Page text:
Objectives This study is planned as a prospective investigation of the accuracy of magnetic resonance imaging for the demonstration of early-stage rheumatoid arthritis findings of both hands, with the goal of differentiating magnetic resonance imaging and plain film findings of the patients having early -stage rheumatoid arthritis.
Methods Ten patients who met American Rheumatism Association criteria for rheumatoid arthritis and symptoms of less than one year duration were accepted for the study. After full clinical assessment, laboratory tests and radiographs of the hands were undertaken, magnetic resonance imaging was performed on a 1.5 tesla imager using an extremity coil using SE T1, TSE T2, fat suppressed T2, flash 2d 3DGRE and postcontrast fat suppressed T1 weighted sequences.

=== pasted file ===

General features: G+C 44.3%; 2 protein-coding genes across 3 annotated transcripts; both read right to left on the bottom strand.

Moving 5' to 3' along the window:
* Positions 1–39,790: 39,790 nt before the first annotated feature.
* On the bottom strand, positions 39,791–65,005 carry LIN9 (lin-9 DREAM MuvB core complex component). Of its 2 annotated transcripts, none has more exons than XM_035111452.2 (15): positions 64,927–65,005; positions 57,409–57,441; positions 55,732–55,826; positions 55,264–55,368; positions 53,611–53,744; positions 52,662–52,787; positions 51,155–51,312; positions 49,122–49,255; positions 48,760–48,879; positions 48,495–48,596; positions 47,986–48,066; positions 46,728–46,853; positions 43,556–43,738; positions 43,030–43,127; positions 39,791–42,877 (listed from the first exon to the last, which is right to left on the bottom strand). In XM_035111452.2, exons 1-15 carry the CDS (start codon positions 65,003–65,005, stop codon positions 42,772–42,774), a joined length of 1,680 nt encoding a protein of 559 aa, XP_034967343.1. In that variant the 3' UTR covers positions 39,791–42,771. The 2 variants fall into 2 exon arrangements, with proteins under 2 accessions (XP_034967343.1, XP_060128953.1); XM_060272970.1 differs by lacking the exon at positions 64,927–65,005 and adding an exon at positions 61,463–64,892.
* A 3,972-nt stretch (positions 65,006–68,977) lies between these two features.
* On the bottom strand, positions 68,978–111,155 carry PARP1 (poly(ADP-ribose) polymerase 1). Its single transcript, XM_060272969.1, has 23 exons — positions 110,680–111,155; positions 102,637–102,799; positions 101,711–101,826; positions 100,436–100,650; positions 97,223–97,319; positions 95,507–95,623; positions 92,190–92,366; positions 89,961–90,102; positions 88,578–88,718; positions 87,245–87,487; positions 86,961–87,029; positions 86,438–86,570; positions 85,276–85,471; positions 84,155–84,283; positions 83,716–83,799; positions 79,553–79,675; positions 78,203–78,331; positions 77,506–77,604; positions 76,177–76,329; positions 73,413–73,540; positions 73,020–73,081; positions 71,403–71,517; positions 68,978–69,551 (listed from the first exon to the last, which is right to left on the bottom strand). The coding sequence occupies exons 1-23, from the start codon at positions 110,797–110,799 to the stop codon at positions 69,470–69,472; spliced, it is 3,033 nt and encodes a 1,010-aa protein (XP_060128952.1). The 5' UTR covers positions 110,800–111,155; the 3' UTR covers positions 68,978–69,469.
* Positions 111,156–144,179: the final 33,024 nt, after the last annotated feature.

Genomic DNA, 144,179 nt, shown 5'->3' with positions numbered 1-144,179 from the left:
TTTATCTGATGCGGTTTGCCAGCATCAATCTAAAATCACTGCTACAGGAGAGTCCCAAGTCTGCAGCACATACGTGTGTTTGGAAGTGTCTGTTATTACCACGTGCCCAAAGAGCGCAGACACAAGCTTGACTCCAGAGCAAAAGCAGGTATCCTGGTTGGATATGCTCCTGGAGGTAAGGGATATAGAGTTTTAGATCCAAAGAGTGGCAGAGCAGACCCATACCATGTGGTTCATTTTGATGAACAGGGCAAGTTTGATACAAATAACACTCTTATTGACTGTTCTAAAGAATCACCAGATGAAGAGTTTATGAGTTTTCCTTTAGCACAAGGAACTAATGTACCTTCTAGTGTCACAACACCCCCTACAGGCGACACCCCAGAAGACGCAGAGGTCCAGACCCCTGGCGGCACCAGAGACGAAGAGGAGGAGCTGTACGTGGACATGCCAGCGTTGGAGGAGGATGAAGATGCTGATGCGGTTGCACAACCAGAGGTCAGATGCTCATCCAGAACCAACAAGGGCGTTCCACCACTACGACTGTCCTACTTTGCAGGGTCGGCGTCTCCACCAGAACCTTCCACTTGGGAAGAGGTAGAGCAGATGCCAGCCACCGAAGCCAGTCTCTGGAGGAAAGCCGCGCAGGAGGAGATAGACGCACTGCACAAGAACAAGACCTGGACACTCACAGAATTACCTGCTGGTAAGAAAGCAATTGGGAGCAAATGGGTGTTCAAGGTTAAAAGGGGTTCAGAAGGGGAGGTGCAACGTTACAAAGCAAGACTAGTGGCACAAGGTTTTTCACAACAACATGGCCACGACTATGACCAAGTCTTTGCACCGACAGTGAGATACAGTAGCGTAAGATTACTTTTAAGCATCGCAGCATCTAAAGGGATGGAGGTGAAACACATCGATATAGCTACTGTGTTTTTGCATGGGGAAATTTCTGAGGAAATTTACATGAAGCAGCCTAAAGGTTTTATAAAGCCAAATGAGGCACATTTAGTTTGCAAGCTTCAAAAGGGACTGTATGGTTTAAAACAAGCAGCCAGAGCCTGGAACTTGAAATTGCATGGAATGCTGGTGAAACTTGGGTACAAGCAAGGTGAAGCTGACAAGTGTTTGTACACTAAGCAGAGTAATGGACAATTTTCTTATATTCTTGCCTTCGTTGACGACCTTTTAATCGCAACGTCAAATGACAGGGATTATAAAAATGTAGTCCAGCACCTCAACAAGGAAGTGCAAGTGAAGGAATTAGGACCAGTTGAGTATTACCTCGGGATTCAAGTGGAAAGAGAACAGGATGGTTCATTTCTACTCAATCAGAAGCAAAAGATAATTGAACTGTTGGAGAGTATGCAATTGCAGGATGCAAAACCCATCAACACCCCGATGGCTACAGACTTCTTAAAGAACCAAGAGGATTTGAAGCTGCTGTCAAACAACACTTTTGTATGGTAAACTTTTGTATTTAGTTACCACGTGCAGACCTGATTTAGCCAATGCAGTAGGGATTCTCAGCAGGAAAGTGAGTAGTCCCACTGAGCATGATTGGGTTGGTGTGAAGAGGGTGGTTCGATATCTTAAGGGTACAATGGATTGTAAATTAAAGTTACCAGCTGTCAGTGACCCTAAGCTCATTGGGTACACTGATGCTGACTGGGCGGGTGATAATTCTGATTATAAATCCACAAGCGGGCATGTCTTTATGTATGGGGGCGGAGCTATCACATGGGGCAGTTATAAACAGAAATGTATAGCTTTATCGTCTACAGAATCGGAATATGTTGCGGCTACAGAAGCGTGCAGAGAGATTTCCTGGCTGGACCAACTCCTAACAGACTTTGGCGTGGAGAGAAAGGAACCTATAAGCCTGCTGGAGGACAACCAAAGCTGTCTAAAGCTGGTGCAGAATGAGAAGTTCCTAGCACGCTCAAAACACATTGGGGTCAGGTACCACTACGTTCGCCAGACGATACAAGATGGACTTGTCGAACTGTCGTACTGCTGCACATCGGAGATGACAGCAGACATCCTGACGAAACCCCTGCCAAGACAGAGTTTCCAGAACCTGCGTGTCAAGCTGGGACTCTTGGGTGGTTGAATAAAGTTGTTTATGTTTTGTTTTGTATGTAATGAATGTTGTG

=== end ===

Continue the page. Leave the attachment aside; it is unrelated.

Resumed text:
Results 6 of 10 patients had periarticular osteoporosis on plain radiography. All of the 10 patients had subcondral erosions, 8 patients had effusion in proximal interphalangeal joints, 8 had synovial hypertrophy, 7 had tendonitis, 5 had tendon erosions and tears and 2 had ulnar collateral ligament ruptures.
Conclusion Magnetic resonance imaging not only allows direct visualisation of the inflammatory soft tissue, but also its effect on the bone, cartilage, tendons and ligaments. Magnetic resonance imaging, due to its superior soft-tissue contrast and tomographic changes is more sensitive to than plain radiography in demonstrating the changes due to rheumatoid arthritis. This may contribute to more accurate diagnosis in early-stage rheumatoid arthritis patients and allow an earlier decision to start proper medication and defining progression or remission of the disease.
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